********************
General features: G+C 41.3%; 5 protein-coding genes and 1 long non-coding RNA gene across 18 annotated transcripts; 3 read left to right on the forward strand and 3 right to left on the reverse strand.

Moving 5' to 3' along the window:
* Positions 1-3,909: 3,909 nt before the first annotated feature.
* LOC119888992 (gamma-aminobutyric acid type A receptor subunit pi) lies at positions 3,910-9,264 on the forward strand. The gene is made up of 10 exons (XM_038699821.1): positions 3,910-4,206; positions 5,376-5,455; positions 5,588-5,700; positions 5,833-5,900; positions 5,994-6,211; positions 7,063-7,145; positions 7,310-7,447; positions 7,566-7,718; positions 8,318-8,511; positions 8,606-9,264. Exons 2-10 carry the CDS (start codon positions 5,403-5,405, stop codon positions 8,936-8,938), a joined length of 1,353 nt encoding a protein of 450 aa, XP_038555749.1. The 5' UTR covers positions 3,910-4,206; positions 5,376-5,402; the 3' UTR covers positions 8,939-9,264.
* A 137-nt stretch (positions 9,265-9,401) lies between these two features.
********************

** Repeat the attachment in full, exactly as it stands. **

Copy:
General features: G+C 41.3%; 5 protein-coding genes and 1 long non-coding RNA gene across 18 annotated transcripts; 3 read left to right on the forward strand and 3 right to left on the reverse strand.

Moving 5' to 3' along the window:
* Positions 1-3,909: 3,909 nt before the first annotated feature.
* LOC119888992 (gamma-aminobutyric acid type A receptor subunit pi) lies at positions 3,910-9,264 on the forward strand. The gene is made up of 10 exons (XM_038699821.1): positions 3,910-4,206; positions 5,376-5,455; positions 5,588-5,700; positions 5,833-5,900; positions 5,994-6,211; positions 7,063-7,145; positions 7,310-7,447; positions 7,566-7,718; positions 8,318-8,511; positions 8,606-9,264. Exons 2-10 carry the CDS (start codon positions 5,403-5,405, stop codon positions 8,936-8,938), a joined length of 1,353 nt encoding a protein of 450 aa, XP_038555749.1. The 5' UTR covers positions 3,910-4,206; positions 5,376-5,402; the 3' UTR covers positions 8,939-9,264.
* A 137-nt stretch (positions 9,265-9,401) lies between these two features.